Laminate Flooring And Floods
Now that spring is sprung, flood season has arrived. While just about everyone had a bad winter, the northeast, Midwest, and southeast were hit particularly hard. As the snow melts, flooding becomes a bigger issue. Here in northeast Ohio, our local rivers have already been flooded numerous times. Our hearts go out to those who have suffered damages and losses from these floods or any areas around the country suffering from flooding issues at this time.
Recently, my parents had some flooding issues of their own. A pipe leading from their kitchen sink down into their basement burst causing quite a mess on their basement floor. They were alerted by their sump pump alarm so they were able to catch the issue right away and have the pipe repaired. My mom asked me what I knew about water and laminate floors – as her laminate flooring in her basement was affected by this minor flood. So here is the skinny on laminate flooring and floods!
Laminate flooring is made of high-density fiberboard. What’s that, right? Yeah, I didn’t really know either so I looked it up. Also called “hardboard”, high-density fiberboard is an engineered wood product similar to particle board. It’s used for heavier duty stuff like furniture and laminate flooring, and it is very unlikely to break or crack. However, it IS wood and water plus wood equal damage.
In most cases, laminate flooring cannot be saved with flooding, but if you’ve got very little water and it’s not sewage type water, you may be able to clean it up quickly and save the flooring. If water has gotten between the subfloor and the laminate flooring, though, you’re chances of saving the flooring decrease by about 100%. (That’s code for call the insurance company stat!) It’s just not made to take in water. You can attempt to dry out laminate flooring, but most are unsuccessful. It also ends up requiring more time and money than it would cost to replace it so it’s not worth the effort or funds.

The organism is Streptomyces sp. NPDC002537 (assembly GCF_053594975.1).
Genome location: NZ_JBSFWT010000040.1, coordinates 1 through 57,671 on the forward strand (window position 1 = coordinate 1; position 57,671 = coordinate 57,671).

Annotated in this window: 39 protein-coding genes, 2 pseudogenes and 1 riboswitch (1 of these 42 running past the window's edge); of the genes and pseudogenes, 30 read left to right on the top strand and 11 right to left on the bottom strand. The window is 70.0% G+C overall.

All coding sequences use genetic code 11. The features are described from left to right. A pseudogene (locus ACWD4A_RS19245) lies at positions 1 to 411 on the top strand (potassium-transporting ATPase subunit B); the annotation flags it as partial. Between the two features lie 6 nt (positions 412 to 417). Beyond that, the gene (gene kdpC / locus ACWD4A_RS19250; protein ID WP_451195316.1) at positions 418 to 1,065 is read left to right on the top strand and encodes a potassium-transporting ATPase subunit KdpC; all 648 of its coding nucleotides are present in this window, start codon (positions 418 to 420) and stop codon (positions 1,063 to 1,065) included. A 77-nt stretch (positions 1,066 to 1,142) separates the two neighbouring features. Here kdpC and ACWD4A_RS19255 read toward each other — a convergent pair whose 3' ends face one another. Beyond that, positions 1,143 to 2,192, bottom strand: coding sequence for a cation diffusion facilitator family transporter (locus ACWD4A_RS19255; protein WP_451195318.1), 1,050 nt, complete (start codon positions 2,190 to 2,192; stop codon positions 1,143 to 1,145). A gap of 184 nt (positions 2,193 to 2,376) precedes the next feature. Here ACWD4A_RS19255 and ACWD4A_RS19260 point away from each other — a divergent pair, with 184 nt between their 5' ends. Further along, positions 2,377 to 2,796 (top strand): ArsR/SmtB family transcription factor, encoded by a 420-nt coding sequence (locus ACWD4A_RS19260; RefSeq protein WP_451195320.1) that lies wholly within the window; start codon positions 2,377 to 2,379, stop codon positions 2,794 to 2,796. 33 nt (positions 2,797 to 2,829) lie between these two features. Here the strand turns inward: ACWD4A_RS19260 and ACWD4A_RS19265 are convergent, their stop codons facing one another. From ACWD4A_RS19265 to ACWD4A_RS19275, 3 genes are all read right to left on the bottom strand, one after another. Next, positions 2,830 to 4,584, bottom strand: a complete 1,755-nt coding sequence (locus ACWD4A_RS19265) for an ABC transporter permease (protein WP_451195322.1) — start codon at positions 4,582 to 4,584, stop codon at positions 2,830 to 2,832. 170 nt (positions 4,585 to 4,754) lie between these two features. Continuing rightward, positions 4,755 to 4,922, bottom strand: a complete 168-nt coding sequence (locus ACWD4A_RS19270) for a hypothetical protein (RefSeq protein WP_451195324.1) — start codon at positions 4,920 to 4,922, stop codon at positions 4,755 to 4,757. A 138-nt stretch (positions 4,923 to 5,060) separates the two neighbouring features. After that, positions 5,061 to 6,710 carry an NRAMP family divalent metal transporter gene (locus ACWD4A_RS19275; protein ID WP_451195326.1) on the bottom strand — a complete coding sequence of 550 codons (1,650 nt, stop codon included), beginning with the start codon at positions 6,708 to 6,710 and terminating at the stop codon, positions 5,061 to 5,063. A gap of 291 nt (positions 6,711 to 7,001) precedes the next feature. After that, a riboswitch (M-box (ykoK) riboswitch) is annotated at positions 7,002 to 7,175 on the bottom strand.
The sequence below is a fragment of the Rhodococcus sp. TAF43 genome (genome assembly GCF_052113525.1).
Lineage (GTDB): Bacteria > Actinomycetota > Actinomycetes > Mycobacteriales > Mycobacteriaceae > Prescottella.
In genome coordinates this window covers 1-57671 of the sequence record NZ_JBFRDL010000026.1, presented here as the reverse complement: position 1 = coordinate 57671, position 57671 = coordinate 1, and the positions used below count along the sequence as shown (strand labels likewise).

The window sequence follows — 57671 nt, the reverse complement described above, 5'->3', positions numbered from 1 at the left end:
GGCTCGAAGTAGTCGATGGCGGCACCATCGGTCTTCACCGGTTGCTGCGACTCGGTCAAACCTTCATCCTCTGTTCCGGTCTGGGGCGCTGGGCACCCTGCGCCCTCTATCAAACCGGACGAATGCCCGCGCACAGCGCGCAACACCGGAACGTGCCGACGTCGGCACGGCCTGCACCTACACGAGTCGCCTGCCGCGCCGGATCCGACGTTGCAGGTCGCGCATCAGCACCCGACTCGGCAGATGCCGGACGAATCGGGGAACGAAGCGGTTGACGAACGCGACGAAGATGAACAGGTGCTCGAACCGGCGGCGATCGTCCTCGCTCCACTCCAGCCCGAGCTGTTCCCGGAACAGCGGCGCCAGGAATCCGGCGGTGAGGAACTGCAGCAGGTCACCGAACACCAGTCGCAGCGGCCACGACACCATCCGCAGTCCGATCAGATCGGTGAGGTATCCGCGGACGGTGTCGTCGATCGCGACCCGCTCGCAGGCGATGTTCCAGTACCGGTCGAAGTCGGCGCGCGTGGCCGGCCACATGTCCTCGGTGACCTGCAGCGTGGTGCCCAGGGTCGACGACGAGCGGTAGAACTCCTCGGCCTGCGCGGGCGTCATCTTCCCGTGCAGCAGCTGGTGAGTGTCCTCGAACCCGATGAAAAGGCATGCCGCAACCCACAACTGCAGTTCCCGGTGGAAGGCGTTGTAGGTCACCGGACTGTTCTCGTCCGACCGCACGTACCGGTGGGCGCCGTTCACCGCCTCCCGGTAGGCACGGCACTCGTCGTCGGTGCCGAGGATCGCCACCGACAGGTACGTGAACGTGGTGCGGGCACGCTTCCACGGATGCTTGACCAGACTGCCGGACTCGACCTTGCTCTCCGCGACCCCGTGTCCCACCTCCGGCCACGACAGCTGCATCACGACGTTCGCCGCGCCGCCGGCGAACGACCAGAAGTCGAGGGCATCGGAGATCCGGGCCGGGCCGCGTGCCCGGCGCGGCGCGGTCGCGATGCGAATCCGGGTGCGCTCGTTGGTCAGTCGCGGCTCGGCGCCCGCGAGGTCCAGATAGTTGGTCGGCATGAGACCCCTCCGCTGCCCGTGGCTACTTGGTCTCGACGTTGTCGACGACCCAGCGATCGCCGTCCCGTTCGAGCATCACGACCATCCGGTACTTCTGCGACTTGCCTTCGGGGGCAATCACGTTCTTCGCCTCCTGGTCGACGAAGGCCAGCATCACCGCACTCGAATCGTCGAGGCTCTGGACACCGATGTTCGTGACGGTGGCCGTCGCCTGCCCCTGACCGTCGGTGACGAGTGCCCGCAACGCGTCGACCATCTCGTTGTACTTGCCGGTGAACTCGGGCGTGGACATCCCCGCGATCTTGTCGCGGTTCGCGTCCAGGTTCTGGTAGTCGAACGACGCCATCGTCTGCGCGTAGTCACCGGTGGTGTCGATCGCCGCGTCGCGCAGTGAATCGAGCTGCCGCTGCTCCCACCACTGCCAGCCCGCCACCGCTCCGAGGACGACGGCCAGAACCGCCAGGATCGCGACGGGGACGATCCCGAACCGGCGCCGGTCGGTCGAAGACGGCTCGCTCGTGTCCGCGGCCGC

I’m not sure if my mom opted to replace the floor or wing it since her water damage was minimal – literally less than a sink full of clean water. But she did mention she had her restoration local rep clean out the part of the pipe that wasn’t replaced. I guess it was caked with gunk because she tends to put things down the drain that do not belong there – which may have helped along the corrosion in her pipes.